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### #1 R2B Boondocks

• D.I.C Head

Reputation: 12
• Posts: 203
• Joined: 19-September 12

Posted 07 June 2013 - 08:51 AM

Today I will be presenting a nice simple little program that will conduct addition, subtraction, multiplication, and division on two integers that have been chosen by the user. I will take it step by step as to help beginners learn the process of design. I am by no means a professional but I wanted to contribute what I could to this forum. It has been more than helpful to me in my education and my development as a computer science student. Dream in Code RULES!!!!

Step 1:

I'm sure with most code editors the first program you will ever see is this fun little > 10 line chunk of code here:
```#include <iostream>

using namespace std;

int main()
{
cout << "Hello world!" << endl;
return 0;
}

```

As simplistic as this "program" is, I thought this was the coolest thing ever when I saw it for the first time last semester. I made my computer talk with a pop up window on my desktop! What else could I make my computer do?

Step 2:

Now let's go a step further. Let's do some math!
- To begin take out your cout hello world line....
- Replace that line with
```cout << "Enter two numbers you want to perform addition, subtraction, multiplication,  and division on:" << endl;

```

Not much has changed. You are still telling the your program to output text with "cout <<". Except this time, we are asking the user to do something. We want them to input two integers to begin our arithmetic. How do we save those responses? Well...instead of outputting information with cout....we could TAKE IN information with cin >>.
-Right below your new cout line, place this code.
```double x, y;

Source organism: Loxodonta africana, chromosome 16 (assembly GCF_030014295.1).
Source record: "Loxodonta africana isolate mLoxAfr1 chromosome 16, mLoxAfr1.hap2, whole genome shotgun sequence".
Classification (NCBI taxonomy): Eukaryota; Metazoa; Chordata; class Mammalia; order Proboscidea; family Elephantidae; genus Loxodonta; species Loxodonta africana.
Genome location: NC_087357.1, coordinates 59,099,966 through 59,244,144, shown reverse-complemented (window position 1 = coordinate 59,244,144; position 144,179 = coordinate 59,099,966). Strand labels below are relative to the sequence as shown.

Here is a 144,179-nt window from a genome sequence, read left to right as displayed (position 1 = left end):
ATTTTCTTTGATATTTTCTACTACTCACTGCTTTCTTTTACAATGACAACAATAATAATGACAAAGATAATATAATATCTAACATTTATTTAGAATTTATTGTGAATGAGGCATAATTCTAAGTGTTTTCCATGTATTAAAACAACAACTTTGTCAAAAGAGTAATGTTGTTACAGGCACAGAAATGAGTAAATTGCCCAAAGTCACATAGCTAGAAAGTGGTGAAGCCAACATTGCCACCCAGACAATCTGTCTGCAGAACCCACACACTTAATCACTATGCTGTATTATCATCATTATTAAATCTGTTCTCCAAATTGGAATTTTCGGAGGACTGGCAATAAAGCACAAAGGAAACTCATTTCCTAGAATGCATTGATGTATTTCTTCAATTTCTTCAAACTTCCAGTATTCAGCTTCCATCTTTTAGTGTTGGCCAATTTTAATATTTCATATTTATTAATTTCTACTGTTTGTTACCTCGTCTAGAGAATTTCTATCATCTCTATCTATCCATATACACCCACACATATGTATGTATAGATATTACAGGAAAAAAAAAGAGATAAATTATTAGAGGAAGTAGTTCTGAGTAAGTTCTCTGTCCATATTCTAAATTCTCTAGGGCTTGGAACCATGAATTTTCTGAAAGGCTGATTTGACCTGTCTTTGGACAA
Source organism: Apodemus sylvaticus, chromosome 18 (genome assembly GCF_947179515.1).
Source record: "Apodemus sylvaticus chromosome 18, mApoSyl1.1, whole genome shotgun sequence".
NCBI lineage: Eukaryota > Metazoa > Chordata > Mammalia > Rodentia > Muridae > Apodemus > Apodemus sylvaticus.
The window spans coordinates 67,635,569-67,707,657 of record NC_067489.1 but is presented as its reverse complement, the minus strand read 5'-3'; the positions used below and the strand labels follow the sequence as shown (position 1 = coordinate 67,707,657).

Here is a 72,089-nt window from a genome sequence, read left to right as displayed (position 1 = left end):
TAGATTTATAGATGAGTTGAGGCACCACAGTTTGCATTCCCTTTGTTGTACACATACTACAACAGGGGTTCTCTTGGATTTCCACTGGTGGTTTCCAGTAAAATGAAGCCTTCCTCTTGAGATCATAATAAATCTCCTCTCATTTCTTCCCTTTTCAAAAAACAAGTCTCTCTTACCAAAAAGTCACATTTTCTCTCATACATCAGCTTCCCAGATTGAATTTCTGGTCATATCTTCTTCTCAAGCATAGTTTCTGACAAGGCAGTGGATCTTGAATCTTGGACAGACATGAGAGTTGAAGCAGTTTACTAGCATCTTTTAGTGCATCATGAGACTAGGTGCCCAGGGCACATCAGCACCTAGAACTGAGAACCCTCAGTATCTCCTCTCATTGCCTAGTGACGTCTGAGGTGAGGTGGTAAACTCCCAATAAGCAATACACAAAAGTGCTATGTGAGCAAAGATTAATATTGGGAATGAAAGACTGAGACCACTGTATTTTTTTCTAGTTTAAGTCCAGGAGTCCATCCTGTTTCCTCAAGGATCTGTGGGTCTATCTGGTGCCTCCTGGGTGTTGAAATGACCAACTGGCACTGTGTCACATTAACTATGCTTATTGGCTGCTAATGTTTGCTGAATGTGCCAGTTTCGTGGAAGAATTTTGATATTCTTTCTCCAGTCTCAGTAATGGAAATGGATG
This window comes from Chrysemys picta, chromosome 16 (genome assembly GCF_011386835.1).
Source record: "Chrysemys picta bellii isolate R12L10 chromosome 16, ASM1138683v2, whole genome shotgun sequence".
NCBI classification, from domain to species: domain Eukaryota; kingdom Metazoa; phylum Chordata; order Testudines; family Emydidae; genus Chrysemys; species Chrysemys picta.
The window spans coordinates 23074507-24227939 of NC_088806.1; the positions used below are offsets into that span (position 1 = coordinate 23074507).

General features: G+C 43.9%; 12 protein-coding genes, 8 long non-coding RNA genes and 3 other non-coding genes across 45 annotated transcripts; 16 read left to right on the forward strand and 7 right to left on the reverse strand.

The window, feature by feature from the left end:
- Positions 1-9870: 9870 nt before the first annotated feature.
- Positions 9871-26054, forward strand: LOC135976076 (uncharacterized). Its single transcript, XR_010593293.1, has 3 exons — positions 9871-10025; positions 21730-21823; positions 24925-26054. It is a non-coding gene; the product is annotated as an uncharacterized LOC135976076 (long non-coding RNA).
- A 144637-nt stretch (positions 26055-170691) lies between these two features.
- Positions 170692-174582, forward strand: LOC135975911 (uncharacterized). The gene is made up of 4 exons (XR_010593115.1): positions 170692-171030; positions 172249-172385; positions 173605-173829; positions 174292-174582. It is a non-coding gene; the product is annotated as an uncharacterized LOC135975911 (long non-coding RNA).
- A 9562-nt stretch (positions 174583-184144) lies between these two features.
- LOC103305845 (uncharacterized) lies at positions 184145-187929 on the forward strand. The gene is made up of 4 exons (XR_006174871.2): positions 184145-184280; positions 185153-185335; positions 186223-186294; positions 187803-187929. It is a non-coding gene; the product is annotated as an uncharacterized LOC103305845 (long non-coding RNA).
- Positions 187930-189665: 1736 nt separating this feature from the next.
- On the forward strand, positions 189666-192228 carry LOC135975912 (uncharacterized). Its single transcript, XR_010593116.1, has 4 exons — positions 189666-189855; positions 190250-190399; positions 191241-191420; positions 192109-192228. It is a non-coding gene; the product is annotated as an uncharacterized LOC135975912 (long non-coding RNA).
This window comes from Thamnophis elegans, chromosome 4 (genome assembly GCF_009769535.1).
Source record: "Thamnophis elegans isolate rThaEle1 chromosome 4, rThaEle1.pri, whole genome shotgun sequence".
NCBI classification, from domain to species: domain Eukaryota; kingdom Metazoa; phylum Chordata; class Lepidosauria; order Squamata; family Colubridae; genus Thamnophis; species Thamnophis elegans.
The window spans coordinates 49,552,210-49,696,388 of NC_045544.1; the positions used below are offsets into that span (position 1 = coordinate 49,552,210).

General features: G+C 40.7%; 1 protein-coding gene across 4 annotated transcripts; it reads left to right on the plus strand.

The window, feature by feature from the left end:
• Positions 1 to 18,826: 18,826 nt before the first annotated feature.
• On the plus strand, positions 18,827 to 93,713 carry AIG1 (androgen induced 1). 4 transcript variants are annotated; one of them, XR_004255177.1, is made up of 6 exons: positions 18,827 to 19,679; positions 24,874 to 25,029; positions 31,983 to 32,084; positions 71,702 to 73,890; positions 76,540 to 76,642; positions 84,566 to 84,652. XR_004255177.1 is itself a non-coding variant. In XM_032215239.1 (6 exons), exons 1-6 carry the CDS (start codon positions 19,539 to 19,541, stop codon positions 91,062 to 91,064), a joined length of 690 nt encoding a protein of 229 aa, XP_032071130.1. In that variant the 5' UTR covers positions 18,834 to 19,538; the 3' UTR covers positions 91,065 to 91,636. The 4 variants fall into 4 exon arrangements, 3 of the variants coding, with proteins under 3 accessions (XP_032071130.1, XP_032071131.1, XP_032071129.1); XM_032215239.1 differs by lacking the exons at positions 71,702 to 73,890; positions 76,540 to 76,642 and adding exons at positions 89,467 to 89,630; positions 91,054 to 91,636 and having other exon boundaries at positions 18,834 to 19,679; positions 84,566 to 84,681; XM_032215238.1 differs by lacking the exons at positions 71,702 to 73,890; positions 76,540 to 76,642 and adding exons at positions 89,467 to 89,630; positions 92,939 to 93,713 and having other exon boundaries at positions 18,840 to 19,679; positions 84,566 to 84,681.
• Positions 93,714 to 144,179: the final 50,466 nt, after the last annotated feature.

cin >> x >> y;

```

- We have told our compiler that the user is inputting two double numbers, x and y.
- A double number is taken out multiple decimal places (great for division).
- Take note that the above is the same thing as:
```double x;
double y;
cin >> x;
cin >> y;

```

- Notice how much more efficient the first code was. Why waste time typing all of that (2nd code)?

Step 3:
Now we need to perform our operations with the numbers provided to us. How do we add, subtract, etc? This is a good time to introduce functions. Think of a C++ program as a house; inside that house are rooms with shut bedroom doors and living rooms. Think of the living rooms as the main () function and the bedrooms as our other functions. Inside of those bedrooms there are instructions doing their own thing and don't care what their housemates are doing outside their room. Let's see what is going on in the addition room.
-Above the main function but below using namespace std; Type the following:
```double add(double a, double b)
{
double r;
r = a + b;
return (r);
}

```

- double is the "type" of our function
- add is simply the "name" of our function
- the items inside of the (....) are our parameters (allow us to pass arguments to the function when it is called)